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The Week in Fair Courts

In the Brennan Center’s latest round up of last week’s Fair Courts news, we focus on the a highly-contested judicial race in Wisconsin, a judicial reform plan in Florida, judicial appointment systems, and more.

  • Maria da Silva
April 19, 2011

Here is the Brennan Center’s round up of last week’s Fair Courts news, where we recap stories and editorials related to the independence of judges and the courts, including material attacking, defending, and concerning the judiciary. It is a summary of the Brennan Center’s Fair Courts E-lert, which goes out weekly and is available on our website.

Judicial Reform

  • On Friday, the Florida House voted along party lines to overhaul the state Supreme Court after Republican House Speaker Dean Cannon scaled back certain reform proposals that had met resistance, including one proposal that would have increased from 50 to 60 percent the approval vote required for a judge to be retained. The proposal advanced by the House would expand the court from seven to 10 justices and split it into two divisions — one civil and one criminal — but would not do away with Judicial Nominating Commissions. The GOP-led effort has sparked heated debate, both in the public arena as well as in the Senate, which has not voted on a companion bill. An editorial in USA Today deplores the proposal as a partisan court-packing attempt to control the judiciary, and a press release issued by the nonprofit court advocacy group Floridians for Fair and Impartial Courts urged the legislature “to retreat from an ill-advised attempt to seize control of Florida’s third branch of government.” Stephen N. Zack, president of the American Bar Association, struck a similarly cautionary note, stating that the proposal will not only “pack the state’s highest court with handpicked political friends,” of the governor, but will also raise court costs in the face of a widespread court budget crisis.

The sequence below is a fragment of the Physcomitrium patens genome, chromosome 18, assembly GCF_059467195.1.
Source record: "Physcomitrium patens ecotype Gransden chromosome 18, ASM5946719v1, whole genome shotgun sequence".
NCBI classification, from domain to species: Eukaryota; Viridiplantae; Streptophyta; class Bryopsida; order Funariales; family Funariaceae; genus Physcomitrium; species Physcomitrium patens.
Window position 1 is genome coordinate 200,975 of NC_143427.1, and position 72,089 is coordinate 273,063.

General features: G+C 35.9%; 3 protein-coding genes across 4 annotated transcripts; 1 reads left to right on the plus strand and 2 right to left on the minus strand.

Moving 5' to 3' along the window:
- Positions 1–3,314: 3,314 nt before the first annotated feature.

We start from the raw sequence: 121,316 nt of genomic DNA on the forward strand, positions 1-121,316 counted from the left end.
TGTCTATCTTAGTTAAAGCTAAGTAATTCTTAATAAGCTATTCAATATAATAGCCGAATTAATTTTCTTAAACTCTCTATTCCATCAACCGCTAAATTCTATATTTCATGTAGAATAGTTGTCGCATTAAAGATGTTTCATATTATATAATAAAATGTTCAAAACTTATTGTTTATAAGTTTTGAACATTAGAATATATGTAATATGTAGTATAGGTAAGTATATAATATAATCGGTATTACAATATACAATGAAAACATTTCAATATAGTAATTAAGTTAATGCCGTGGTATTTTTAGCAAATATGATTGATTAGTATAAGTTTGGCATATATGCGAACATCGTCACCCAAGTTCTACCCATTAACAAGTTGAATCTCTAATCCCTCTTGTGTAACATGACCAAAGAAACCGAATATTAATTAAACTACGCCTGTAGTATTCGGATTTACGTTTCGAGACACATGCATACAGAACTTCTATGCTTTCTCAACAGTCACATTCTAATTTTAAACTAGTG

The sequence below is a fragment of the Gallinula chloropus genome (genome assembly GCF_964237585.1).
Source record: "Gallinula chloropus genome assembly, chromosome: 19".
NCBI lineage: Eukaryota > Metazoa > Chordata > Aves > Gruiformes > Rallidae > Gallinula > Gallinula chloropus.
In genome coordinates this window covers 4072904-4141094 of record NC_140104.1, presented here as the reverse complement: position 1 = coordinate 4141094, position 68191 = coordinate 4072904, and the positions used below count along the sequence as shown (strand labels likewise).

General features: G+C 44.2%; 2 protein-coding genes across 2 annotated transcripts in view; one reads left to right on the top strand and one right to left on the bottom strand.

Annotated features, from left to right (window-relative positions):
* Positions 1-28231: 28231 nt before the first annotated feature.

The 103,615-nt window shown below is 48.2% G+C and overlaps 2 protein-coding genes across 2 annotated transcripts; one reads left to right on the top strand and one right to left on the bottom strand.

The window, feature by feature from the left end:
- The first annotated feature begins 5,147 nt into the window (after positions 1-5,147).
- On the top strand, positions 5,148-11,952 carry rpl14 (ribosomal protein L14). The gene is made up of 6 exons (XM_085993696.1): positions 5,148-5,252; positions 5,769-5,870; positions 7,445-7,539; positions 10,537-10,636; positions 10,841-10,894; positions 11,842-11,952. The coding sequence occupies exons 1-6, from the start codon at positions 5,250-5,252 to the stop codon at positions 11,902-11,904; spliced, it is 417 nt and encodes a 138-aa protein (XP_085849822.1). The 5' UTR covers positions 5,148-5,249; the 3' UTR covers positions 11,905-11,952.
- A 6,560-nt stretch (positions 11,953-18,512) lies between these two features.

State Judicial Selection

  • Justice David Prosser declared victory in Wisconsin’s contentious Supreme Court election after a canvass of county vote tallies gave him a 7,316 vote lead. The vote margin, however, is within the 0.5 percent limit that will allow his challenger, JoAnne Kloppenburg, to request a statewide recount at taxpayers’ expense. Kloppenburg has not yet decided whether she will request a recount. With the final outcome of the race still uncertain, the implications of the election continue to be debated in editorials across the country. According to the Milwaukee Journal Sentinel editorial board, the 2011 election illustrates that because “politics has overwhelmed the process of choosing . . . justices,” the state should switch to an appointment system. Former Wisconsin Supreme Court Justice Janine Geske said the costly and negative 2011 election is proof that it’s time to change how Wisconsin justices are chosen. According to Geske, “candidates themselves have been drowned out by the independent ads and unfair and misleading ads.” A New York Times editorial agrees that special interest spending in the spring judicial election was out of control, and also says that “[a] merit panel should pick the state’s justices.” Finally, a special edition of Gavel to Gavel notes debates about the costs and benefits of judicial merit selection in numerous other states, and documents numerous proposals currently pending in state legislatures across the country to institute, alter, or abolish merit selection.